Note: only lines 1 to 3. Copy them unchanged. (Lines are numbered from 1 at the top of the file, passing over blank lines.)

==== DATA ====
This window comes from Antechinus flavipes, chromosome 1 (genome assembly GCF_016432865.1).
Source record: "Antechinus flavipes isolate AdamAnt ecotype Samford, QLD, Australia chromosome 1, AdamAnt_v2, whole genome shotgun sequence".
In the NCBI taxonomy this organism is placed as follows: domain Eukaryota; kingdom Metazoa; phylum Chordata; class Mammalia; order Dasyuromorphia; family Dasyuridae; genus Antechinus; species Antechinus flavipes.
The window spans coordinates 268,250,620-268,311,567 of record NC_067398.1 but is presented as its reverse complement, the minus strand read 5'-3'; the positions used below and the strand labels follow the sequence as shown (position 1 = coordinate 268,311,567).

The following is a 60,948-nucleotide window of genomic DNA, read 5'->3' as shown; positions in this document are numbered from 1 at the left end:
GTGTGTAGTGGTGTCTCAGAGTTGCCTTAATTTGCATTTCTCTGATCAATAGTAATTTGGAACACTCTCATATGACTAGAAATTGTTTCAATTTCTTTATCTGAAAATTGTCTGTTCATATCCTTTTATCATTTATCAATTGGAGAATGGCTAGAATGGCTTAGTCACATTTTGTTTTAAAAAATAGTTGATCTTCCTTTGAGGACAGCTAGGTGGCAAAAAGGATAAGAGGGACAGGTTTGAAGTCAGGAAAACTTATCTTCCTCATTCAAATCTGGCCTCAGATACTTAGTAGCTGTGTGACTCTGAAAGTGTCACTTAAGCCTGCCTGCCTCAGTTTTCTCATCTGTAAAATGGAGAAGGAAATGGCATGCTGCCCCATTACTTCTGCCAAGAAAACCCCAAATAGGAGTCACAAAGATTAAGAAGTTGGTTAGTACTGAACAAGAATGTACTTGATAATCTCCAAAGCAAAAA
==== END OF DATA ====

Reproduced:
This window comes from Antechinus flavipes, chromosome 1 (genome assembly GCF_016432865.1).
Source record: "Antechinus flavipes isolate AdamAnt ecotype Samford, QLD, Australia chromosome 1, AdamAnt_v2, whole genome shotgun sequence".
In the NCBI taxonomy this organism is placed as follows: domain Eukaryota; kingdom Metazoa; phylum Chordata; class Mammalia; order Dasyuromorphia; family Dasyuridae; genus Antechinus; species Antechinus flavipes.